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If I understand "popular quantum mechanics" right, there is no faster-than-light communication via two entangled particles, because changing one of the particles (with the purpose to transfer a signal to the other one) breaks the entanglement.

My question: Why then Einstein opposed to quantum mechanics claiming that entanglement makes possible faster-than-light communication? Was the fact that entanglment breaks when one of the particles is "forced" to be changed unknown in the time of Einstein?

Or what do I misunderstand?

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    $\begingroup$ There are several ways to answer your question, which is also historic, focusing on Einstein. The by far best of these ways is to read the orignal paper ( Einstein, Podolsky, Rosen Phys. Rev. 47 (1935)). The less optimal ways are to ponder quotes like "God doesn't play dice" (which I believe is derived from a private letter of Einstein to Bohr). For the actual physics, the question has been asked many times, just take your pick from the list on the right. $\endgroup$ – Adomas Baliuka May 22 '17 at 20:08
  • $\begingroup$ Even if the entanglement breaks, the state of the second particle changes instantaneously. Thus there must be "something" that propagates faster than light. However it was demonstrated (I believe that after Einstein's remarks), that whatever is communicated, we can not use it to transfer information, so relativity is safe. $\endgroup$ – user126422 May 22 '17 at 21:19
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Einstein claimed that "spooky action at a distance" broke relativity by allowing faster-than-light (FTL) communication. If two entangled particles (e.g electrons created as a pair) were separated by a large distance, and a measurement was made on one (like spin), the other particle would simultaneously and instantaneously also have its wavefunction collapse.

Imagine one electron was measured here on earth to be spin-down. This would mean that the other electron, possibly light-years away, would be forced into a spin-up configuration instantaneously. This seems to allow for FTL communication, since there is no delay between the collapses.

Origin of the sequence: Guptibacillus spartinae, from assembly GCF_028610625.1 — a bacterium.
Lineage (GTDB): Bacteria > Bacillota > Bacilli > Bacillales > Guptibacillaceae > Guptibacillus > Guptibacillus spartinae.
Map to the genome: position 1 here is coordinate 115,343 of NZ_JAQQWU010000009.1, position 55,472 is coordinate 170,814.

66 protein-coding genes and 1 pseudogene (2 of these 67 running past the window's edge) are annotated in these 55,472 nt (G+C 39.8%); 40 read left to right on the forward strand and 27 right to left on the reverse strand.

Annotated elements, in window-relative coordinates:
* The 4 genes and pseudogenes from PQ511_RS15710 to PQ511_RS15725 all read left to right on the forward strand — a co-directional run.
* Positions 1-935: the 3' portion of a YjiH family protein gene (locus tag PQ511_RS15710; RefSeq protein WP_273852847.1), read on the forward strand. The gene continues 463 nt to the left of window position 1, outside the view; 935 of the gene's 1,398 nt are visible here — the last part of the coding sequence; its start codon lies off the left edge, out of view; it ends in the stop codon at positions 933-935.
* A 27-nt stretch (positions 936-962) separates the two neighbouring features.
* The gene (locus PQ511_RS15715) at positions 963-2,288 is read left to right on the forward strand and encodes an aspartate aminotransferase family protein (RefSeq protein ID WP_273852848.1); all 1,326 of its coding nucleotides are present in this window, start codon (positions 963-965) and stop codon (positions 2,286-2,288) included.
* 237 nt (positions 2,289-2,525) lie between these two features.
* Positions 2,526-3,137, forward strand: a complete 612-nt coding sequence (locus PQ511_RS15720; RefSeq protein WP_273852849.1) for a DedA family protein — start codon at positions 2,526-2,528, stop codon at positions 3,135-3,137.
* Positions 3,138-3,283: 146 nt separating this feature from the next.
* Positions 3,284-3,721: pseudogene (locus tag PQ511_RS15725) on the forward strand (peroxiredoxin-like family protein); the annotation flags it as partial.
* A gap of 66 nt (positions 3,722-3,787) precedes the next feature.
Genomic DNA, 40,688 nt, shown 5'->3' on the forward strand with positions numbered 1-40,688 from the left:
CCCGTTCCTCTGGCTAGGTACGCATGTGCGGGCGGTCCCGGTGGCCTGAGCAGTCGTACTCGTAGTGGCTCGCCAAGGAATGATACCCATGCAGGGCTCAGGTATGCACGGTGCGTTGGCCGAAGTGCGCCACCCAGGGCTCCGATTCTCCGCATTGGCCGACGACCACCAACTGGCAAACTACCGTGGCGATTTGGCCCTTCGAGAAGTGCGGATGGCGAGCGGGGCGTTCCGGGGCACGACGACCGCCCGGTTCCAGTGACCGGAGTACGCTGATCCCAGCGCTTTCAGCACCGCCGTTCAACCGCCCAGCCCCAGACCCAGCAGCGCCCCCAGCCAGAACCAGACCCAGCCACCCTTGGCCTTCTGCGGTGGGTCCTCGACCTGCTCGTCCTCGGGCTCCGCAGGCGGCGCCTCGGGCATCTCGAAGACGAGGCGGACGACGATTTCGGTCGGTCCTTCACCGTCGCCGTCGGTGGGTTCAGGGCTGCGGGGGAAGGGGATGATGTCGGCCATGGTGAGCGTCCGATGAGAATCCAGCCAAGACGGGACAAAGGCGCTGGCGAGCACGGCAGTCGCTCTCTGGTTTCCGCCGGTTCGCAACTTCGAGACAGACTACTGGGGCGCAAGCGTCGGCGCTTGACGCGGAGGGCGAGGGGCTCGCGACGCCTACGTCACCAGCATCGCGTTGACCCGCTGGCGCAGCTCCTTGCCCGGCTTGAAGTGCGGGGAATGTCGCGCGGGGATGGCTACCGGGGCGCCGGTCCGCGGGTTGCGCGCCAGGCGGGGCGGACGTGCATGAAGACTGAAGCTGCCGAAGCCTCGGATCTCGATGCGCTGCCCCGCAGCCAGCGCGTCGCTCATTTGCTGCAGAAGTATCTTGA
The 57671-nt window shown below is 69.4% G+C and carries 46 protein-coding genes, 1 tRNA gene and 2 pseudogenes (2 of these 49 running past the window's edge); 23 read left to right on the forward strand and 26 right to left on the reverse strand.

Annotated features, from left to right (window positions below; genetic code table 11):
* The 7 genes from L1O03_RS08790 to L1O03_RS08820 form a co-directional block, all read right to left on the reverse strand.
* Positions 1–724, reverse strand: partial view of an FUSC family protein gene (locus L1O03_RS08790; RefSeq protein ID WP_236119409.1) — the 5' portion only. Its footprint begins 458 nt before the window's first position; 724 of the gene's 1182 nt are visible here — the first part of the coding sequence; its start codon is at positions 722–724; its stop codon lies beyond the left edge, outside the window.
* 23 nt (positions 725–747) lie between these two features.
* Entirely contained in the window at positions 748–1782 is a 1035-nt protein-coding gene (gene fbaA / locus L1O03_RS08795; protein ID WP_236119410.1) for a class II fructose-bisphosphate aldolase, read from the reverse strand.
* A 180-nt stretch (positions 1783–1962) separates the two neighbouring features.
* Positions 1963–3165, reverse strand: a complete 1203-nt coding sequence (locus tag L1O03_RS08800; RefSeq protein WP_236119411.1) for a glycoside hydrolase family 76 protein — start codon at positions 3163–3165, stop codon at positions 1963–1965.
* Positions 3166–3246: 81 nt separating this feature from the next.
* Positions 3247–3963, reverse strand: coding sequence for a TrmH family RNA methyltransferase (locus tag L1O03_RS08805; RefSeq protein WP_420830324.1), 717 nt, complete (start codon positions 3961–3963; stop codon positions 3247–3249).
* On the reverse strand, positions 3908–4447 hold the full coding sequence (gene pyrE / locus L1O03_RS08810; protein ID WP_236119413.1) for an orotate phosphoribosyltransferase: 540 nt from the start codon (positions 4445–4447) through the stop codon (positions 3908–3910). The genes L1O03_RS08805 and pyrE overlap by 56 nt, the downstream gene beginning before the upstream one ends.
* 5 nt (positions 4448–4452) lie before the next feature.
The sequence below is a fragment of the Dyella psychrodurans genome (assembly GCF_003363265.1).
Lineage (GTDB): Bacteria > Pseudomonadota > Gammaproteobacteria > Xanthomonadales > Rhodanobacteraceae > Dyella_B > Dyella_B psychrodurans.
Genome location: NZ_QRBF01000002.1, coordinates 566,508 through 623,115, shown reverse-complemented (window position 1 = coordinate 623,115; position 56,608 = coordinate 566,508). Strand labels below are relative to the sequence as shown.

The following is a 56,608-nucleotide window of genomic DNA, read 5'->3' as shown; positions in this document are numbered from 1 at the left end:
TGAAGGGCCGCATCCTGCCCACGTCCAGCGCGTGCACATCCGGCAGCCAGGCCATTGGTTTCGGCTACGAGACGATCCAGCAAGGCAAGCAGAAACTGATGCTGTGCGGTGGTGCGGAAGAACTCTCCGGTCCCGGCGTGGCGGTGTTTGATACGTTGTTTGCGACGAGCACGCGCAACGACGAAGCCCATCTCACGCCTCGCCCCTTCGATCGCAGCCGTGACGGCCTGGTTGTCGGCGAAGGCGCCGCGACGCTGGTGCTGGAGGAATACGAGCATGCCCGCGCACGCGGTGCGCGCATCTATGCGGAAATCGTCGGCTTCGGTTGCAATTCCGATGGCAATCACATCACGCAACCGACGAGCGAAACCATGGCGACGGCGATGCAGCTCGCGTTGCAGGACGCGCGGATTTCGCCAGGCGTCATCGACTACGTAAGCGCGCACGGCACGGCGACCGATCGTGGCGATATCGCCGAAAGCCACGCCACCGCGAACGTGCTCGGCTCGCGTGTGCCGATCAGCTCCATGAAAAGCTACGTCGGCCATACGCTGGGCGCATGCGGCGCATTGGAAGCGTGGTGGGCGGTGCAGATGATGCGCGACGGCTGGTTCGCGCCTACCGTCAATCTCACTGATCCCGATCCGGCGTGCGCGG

The popular resolution is that when we make the measurement on Earth, we cannot choose whether or not the electron is forced into a spin-down or a spin-up configuration; it is random. In addition, there is no way to tell if the other electron has already been measured or not. When we make our 'initial' measurement of spin-down, we don't know if this is due to some alien race already measuring their electron to be spin-up . Therefore, absolutely no information can possibly be transmitted in this fashion.

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It is not the information that we put in as a human. It is the information that the state of one particle was defined and that information must be transported superluminar to the other particle.

Atleast that's my understanding.

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    $\begingroup$ I have no idea what your answer means and I'd be very surprised if the OP does. $\endgroup$ – Adomas Baliuka May 22 '17 at 20:04
  • $\begingroup$ In the classical view information needs to be transmitted. The OP is right that the measurement "deletes" the entanglement, so no further information can be transmitted (e.g. use it to send binary code). But still there is the information of the measurement itself that needs to be transmitted and that may be what Einstein meant (if ever). $\endgroup$ – Leeen gold May 22 '17 at 20:47

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